Swinging into summer
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From the latest nerdy turn from actor Jesse Eisenberg to a directing, writing, and acting feat from Parisian leading man Louis Garrel, our 10 summer films to catch at a Bay Area theater are full of proven male talent. Any of the following films may disappear from theaters into the vagaries of online streaming. Eventually all should make it to the Castro Theatre calendar or the shelves of Amoeba Records.
"Spider-Man: Far From Home" This venerable comic-book franchise gets a deft reboot with the presence of cherubic British actor Tom Holland as the kid with Spidey's sticky powers. Like Tobey Maguire and Andrew Garfield before him, Holland gets kids at heart who weren't raised in the Marvel Universe to see why they should spend $15 and two hours with the coolest and youngest of today's superheroes.
"The Art of Self-Defense" Jesse Eisenberg's latest outing is a satire of toxic masculinity. Signing up for karate, his character winds up with a yellow belt in a comedy he hopes plays like "a subverted sports movie." Eisenberg undertook intensive training for the role, and said that shooting the movie reminded him of his childhood stab at "Jewish suburban karate."
"Yesterday" Imagine a world in which no one remembers the Beatles. This surreal hook is a springboard to a tuneful fantasy in which an Anglo-Pakistani man (a poignant turn from Himesh Patel) cashes in on the brilliant tunes of John, Paul, George and Ringo. Patel is a remarkable cover artist, directed by Danny Boyle from a script by Richard Curtis ("Love Actually"). Co-stars Lily James, Ed Sheeran and Kate McKinnon.
"The Last Black Man in San Francisco" Director Joe Talbot crafted this indie comedy, acclaimed at the 2019 Sundance Film Festival. A young African American man tries to buy back the house that his granddad purchased on the heels of WWII as the forces of gentrification push the price through the roof. With a supporting turn from Bay Area icon Danny Glover.
"The Lion King" This Disney photorealistic reboot of the acclaimed animated film and long-running Broadway hit musical may be too slick for its own good. The studio that pioneered the true-life nature film in the late 1940s has now produced a cartoon lion that feels uncomfortably like the real thing, a reality that may leave young followers of the franchise feeling a tad confused.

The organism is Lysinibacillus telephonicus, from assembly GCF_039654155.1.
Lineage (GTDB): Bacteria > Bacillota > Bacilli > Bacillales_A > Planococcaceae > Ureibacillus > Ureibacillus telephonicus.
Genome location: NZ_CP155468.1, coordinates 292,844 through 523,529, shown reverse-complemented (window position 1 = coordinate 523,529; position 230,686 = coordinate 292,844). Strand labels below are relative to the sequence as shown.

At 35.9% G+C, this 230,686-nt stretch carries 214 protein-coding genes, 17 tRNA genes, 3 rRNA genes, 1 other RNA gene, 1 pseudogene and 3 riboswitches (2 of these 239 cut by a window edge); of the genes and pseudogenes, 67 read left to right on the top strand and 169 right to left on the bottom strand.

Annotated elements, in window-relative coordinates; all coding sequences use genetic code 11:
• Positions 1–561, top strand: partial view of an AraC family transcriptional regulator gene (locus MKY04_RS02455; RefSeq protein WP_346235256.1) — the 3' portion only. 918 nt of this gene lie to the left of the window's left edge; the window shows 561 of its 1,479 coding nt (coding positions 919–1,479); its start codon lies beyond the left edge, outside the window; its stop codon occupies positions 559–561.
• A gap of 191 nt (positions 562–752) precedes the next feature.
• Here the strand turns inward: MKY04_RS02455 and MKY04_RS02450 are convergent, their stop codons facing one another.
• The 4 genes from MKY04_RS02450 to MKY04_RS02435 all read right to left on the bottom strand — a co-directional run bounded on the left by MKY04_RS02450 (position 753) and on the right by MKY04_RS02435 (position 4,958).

"Amazing Grace" Fans of the late superstar gospel artist Aretha Franklin should flock to this concert recorded in February 1972 in a Watts, CA Baptist church. The delay in getting the performance to screens was due to director Sydney Pollack's failure to sync the film of the then-29-year-old Queen of Soul with the soundtrack.
"Long Day's Journey Into Night" The Eugene O'Neill play title has been borrowed as the English name for this smart Chinese drama in which a man searches for a woman from an earlier chapter in his life. In Mandarin with English subtitles.
"High Flying Bird" The versatile Steven Soderbergh used his iPhone to capture the drama of a high-pressure sports agent trying to win a deal for his young client during a recent National Basketball Association work stoppage. A great film for NBA fans who can't get enough.
"Knock Down the House" With four newly elected Democratic House members squaring off daily with Trump, this doc account of how Rep. Alexandria Ocasio-Cortez won her Queens/Bronx seat from a New York Irish veteran makes for an entertaining interlude as we all struggle through the long slog to Election Day 2020.
"A Faithful Man" Handsome French leading man Louis Garrel makes his directorial debut and stars in this comic triangle. Abel (Garrel) has been dumped by his girlfriend, for his best friend. Known to LGBTQ film-lovers for his incendiary turn in the sex-charged 1968 romance "The Dreamers," Garrel also stirred gay hearts with the 2008 musical "Love Songs," in which the death of his girlfriend resulted in his becoming romantically hooked up with a beautiful young man.